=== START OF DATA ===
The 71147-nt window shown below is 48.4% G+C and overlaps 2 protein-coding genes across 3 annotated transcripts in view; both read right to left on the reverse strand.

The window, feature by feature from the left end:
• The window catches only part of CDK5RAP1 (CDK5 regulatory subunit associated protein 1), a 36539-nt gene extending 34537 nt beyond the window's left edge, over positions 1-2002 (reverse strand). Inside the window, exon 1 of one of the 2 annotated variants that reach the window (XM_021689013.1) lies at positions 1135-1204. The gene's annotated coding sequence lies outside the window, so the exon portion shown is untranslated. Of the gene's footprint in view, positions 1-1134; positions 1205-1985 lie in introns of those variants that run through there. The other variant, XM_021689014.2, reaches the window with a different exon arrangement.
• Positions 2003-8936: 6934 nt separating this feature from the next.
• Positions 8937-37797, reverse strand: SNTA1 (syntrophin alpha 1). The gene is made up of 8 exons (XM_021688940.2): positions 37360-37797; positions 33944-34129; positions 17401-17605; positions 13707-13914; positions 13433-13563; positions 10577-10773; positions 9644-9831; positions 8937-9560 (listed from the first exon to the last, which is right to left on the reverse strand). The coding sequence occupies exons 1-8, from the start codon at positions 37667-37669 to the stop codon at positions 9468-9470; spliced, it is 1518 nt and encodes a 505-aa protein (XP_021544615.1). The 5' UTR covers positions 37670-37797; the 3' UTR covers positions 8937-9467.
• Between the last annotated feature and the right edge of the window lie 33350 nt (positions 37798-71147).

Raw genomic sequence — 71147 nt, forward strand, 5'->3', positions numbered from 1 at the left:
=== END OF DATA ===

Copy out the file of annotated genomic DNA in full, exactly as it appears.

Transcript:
The 71147-nt window shown below is 48.4% G+C and overlaps 2 protein-coding genes across 3 annotated transcripts in view; both read right to left on the reverse strand.

The window, feature by feature from the left end:
• The window catches only part of CDK5RAP1 (CDK5 regulatory subunit associated protein 1), a 36539-nt gene extending 34537 nt beyond the window's left edge, over positions 1-2002 (reverse strand). Inside the window, exon 1 of one of the 2 annotated variants that reach the window (XM_021689013.1) lies at positions 1135-1204. The gene's annotated coding sequence lies outside the window, so the exon portion shown is untranslated. Of the gene's footprint in view, positions 1-1134; positions 1205-1985 lie in introns of those variants that run through there. The other variant, XM_021689014.2, reaches the window with a different exon arrangement.
• Positions 2003-8936: 6934 nt separating this feature from the next.
• Positions 8937-37797, reverse strand: SNTA1 (syntrophin alpha 1). The gene is made up of 8 exons (XM_021688940.2): positions 37360-37797; positions 33944-34129; positions 17401-17605; positions 13707-13914; positions 13433-13563; positions 10577-10773; positions 9644-9831; positions 8937-9560 (listed from the first exon to the last, which is right to left on the reverse strand). The coding sequence occupies exons 1-8, from the start codon at positions 37667-37669 to the stop codon at positions 9468-9470; spliced, it is 1518 nt and encodes a 505-aa protein (XP_021544615.1). The 5' UTR covers positions 37670-37797; the 3' UTR covers positions 8937-9467.
• Between the last annotated feature and the right edge of the window lie 33350 nt (positions 37798-71147).

Raw genomic sequence — 71147 nt, forward strand, 5'->3', positions numbered from 1 at the left: